To say that I was skeptical of the book's message when I first received it would be putting it mildly. I have been raised a conservative, evangelical Christian, taught that God and country are inextricably intertwined, and that redemptive violence is the only solution to the world's problems. Sadly, I never occasioned to question the validity of those beliefs. This book has completely changed my perspective on the world as a whole and what it means to be a true follower of Jesus Christ. The comfortable Christianity that I have always known is no longer enough; this book has called me to live a life of sacrifice and servant-hood, continually glorifying the Lord by living according to Jesus' life.

The book's most powerful theme is a concept too often overlooked by the Christianity of the Western world - love. Love seems an elementary concept, something so foundational to the Christian faith that it hardly needs further study, reflection, or practice. This misconception has crippled the growth of entire faith communities. When professing Christians participate in acts of violence, whether "redemptive" or not, they do not support a true revolution. Rather, when violence is used to overthrow violence, it is no more than a regime change. In this book, Aaron Taylor discusses at length the relation between the incarnational model of love portrayed in Jesus' life and the essence of true Christianity. The practical applications of adherence to Jesus' way are presented; Christians are begged to consider the life of constant sacrifice lived by their Savior.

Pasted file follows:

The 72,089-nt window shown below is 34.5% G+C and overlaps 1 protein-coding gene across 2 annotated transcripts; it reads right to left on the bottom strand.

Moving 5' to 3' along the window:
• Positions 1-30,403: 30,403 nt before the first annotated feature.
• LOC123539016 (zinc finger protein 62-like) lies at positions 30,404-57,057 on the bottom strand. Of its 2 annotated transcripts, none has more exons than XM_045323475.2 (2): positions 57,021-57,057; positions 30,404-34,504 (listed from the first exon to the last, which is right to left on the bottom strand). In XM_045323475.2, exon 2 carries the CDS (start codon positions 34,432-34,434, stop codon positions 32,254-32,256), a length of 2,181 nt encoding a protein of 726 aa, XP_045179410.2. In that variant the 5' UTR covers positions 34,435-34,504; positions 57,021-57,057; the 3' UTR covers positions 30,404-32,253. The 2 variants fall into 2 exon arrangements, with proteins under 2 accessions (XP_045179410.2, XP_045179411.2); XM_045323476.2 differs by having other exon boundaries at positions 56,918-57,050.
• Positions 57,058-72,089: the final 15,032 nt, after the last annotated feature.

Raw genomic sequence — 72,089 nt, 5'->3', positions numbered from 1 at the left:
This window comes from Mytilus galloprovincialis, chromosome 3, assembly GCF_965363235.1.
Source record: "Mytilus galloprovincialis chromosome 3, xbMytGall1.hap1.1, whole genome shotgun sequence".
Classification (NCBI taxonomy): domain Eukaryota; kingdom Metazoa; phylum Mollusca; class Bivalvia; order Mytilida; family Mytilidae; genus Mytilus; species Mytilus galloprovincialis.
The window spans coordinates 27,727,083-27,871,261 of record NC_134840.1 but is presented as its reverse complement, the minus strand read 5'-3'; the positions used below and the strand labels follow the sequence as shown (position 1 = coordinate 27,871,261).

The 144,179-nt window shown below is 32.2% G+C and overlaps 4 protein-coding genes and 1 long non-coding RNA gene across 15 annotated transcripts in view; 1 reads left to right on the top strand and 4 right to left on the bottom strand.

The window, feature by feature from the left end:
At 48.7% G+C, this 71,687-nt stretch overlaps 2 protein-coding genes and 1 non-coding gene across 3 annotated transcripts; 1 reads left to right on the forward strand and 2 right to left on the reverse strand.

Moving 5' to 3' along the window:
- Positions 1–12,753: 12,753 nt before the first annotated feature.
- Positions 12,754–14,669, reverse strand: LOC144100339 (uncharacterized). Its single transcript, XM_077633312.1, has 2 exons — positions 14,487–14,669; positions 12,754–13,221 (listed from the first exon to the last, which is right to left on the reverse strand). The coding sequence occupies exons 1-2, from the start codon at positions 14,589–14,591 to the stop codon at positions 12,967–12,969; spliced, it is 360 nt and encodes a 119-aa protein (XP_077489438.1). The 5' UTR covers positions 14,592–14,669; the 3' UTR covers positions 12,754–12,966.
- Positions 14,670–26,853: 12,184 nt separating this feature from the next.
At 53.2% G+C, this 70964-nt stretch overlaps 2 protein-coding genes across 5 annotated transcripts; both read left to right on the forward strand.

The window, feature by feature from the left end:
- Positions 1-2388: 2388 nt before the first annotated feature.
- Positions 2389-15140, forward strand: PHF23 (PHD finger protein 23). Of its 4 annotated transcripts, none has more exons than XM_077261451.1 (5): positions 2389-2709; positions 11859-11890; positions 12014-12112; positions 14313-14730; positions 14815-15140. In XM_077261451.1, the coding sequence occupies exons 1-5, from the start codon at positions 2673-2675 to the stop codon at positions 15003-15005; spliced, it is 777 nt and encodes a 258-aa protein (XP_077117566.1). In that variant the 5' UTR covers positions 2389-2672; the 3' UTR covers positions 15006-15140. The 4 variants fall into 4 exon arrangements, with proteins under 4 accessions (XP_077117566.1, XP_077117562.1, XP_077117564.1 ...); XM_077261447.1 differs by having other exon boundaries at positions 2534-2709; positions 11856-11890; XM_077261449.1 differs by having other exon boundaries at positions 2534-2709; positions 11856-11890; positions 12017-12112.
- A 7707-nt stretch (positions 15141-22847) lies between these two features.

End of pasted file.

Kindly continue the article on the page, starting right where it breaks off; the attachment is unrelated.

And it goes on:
Perhaps there is no better way to recommend this book than to use Taylor's own words from the last chapter: "What if our only moral agenda in this world was to imitate Jesus?
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2 of 2 people found the following review helpful By Daniel E. Sidey on December 15, 2009
Format: Paperback
I have an MA in Intercultural Studies with a focus in Islamics and I teach intercultural communication at Oregon Institute of Technology. After reading Aaron Taylor's book I've started recommending "Alone with a Jihadist" to all the Christians in my class.

Taylor has a unique ability to clarify difficult to accept ideas while remaining sympathetic to his audience. In "Alone with a Jihadist" he writes about his journey with God into hidden meetings with a radical Muslim. This experience causes Taylor to reconsider his reasons for believing and ways of practicing Christianity. To confirm what he has learned about faith, American nationalism, and America's media engine he travels to Palestine to meet for himself those accused by Americans of being terrorists. He gives us a first-hand account of the oppession and depravity he finds there. "Alone with a Jihadist" takes us on a journey in search of a non-violent response to terrorism and a servant-like response to nationalism that heeds the very words of Jesus.

Taylor is bold, thoughtful, very relevent and firmly Christian. He will likely lead many readers to ask questions hirtherto ignored. How has nationalism shaped the identity of the American church? How is it that American Christians believe Jesus' words "turn the other cheek" yet support the war? How are Christians called to handle violence? Are all true Muslims terrorists? Does Islam breed terrorism? What is the role of the state of Israel in Christianity?

By tackling these questions and remaining very readable to the common Christian, it's no overstatment to say that Taylor has written a book I've been waiting for since 9/11. If you believe Christians should have a response to holy war or national pride is an issue you discuss with others this is the book for you to read